Grindelia

Grindelia squarrosa

By Thea Summer Deer

all photos by Thea

I must confess. I am having a love affair with the American Southwest. Granted, I lived there for practically a decade and go back almost every year to visit, but sometimes it feels like being torn between two lovers. In the Southeast my love is for the beautiful Blue Ridge Mountains where I live and it is rooted in personal history and medicinal plant life diversity. The Southwest on the other hand is the new frontier where fragile and powerful medicinal plants have adapted to the harshest of extremes. They grow protected within the arms of desert canyons, surrounded by cathedrals of stone and mountain ranges with names like, Sangre de Cristo, that reflect what is sacred and holy. One place is yin, cool, moist, and holding. The other is yang, hot, dry and expansive. Migrating between the two seems to be one of the ways I restore personal balance.

So it is that I return to the Southwest year after year in order to satisfy my longing for a greater sense of space and light, the smell of roasting chili peppers and piñon pine, Native culture and a landscape sacred and sublime. It has become my ritual on this yearly pilgrimage to find and name one new plant with whom to spend the year communing.

Grindelia

This past year it was Grindelia squarrosa, or more affectionately, Curlycup Gumweed. A small, aromatic plant in the Asteraceae family, Grindelia is known for its copious amount of milky white resin found on the immature flower heads. When I first started wildcrafting this herb I found its resinous sticky latex to be quite sexy, but it serves as protection against herbivores, not for procreation. The medicinal properties of this plant also seem to reside in the resin that it exudes, a resin that may replace pine resin in some applications. A patent has even been issued for a freeze resistant latex prepared from Grindelia extract that is added to latex paint. Grindelia contains a storehouse of chemicals, including resins, diterpenes (grindelic and tannic acid), flavonoids, volatile oils and the alkaloid grindeline, which may be responsible for its bitter principle.  It has a balsamic (pine) odor and bitter taste.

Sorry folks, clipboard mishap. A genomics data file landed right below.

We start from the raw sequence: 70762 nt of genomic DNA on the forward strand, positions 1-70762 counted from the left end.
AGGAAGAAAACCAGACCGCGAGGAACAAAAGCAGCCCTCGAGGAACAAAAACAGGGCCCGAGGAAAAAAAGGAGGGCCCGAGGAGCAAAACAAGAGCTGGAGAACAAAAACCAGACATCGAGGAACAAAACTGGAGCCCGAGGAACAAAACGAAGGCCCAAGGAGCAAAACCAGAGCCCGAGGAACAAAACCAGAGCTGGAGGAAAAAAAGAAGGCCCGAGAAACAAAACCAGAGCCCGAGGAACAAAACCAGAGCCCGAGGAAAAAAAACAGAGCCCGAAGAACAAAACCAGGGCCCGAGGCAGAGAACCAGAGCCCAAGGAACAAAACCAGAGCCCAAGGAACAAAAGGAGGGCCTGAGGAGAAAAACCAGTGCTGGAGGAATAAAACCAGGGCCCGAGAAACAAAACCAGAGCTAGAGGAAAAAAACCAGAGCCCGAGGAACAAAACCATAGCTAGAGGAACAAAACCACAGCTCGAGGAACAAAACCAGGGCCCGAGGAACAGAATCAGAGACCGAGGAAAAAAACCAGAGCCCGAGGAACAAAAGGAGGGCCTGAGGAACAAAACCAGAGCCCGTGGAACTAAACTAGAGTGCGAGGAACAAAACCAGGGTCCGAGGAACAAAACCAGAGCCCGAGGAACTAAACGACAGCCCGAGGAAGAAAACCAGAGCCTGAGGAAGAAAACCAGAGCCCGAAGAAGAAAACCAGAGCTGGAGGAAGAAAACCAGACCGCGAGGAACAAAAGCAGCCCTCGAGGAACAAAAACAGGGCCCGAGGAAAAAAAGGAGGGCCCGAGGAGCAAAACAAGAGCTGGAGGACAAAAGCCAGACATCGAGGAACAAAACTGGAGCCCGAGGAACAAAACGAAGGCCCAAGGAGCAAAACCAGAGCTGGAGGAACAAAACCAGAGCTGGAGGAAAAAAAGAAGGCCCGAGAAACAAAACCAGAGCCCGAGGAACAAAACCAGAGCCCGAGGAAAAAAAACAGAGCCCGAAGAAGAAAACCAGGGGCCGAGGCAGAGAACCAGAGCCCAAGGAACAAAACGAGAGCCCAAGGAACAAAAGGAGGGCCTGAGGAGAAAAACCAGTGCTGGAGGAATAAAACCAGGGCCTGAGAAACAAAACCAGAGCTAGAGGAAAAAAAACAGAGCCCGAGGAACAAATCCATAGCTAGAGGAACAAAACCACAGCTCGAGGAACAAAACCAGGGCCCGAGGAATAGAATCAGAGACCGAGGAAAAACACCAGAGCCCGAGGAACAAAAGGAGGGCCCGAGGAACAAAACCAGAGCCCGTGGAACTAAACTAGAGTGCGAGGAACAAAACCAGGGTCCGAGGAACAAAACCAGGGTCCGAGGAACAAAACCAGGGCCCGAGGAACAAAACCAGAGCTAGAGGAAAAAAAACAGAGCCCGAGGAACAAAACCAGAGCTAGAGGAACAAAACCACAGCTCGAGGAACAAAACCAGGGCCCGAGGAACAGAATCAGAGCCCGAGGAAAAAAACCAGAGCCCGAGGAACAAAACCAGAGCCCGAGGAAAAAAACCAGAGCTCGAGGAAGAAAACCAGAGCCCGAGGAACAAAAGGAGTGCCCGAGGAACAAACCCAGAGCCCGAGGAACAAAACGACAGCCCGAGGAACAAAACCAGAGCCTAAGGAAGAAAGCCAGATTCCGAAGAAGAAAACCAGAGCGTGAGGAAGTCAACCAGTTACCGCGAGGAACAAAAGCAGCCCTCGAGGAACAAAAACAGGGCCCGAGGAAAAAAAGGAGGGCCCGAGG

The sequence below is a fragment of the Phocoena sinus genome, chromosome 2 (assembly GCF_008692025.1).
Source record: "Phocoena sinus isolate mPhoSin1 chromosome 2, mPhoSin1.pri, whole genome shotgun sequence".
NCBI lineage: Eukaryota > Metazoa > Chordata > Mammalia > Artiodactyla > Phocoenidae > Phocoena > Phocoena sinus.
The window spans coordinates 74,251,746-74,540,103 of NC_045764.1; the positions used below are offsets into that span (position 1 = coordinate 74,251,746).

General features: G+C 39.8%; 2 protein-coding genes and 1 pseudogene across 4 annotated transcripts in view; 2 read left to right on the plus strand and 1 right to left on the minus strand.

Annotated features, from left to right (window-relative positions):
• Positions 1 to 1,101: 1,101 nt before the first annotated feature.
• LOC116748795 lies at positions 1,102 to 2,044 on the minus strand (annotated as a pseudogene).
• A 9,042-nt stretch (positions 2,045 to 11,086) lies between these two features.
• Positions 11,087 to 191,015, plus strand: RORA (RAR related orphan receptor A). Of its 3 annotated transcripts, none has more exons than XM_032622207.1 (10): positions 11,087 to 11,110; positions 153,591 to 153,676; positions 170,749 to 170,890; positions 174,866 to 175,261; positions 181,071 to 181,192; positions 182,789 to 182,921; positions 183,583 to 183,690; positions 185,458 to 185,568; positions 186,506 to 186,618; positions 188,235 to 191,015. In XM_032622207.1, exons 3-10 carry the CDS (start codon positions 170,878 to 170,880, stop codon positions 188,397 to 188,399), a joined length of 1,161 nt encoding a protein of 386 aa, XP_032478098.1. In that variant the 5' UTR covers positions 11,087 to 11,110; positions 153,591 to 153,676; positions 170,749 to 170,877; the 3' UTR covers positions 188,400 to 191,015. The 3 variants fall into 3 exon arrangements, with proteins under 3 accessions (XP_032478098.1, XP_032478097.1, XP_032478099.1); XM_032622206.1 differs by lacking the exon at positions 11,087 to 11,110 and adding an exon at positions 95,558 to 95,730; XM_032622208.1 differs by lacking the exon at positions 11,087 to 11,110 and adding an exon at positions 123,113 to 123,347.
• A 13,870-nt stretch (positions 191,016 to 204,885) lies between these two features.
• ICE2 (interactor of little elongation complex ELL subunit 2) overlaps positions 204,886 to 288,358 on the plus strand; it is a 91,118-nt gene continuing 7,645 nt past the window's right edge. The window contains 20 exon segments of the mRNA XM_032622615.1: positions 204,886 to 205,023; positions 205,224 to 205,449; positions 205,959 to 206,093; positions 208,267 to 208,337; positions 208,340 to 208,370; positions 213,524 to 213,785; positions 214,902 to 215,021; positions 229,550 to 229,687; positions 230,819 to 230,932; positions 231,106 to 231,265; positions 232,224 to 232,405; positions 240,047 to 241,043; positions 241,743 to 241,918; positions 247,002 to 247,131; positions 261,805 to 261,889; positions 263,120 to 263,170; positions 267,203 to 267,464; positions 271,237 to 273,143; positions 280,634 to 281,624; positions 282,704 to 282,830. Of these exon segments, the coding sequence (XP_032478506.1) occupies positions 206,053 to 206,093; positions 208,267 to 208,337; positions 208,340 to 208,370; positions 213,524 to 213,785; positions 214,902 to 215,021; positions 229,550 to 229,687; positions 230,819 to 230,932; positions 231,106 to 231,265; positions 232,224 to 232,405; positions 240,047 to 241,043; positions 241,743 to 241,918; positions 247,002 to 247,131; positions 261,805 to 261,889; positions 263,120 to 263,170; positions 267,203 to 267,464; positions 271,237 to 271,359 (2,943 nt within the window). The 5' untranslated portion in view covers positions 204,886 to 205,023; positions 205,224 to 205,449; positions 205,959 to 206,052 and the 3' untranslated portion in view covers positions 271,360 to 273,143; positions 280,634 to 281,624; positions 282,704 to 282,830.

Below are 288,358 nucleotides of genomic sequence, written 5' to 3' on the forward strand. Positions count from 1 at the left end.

Rob Hawley

I was introduced to Grindelia on a plant identification walk in Taos, New Mexico led by Dr. Rob Hawley, co-founder of Taos Herb Company* and a student of Michael Moore. Officially recognized in the United States Pharmacopoeia in the late 1800’s it was Michael Moore, the “godfather” of American herbalism who rescued it from obscurity. The flowers are yellow and small, about 1 inch in diameter with distinctive curved bracts around the base of the flower head. It is a biennial or short-lived perennial that blooms from June through September and propagates itself through oblong, cream colored seeds. There are some 50 species; camporum and robusta to name a few, and all are native to Western North America and highly drought resistant. Robusta most closely resembles squarrosa.  Grindelia can be found in pastures, rangelands and in disturbed or waste areas.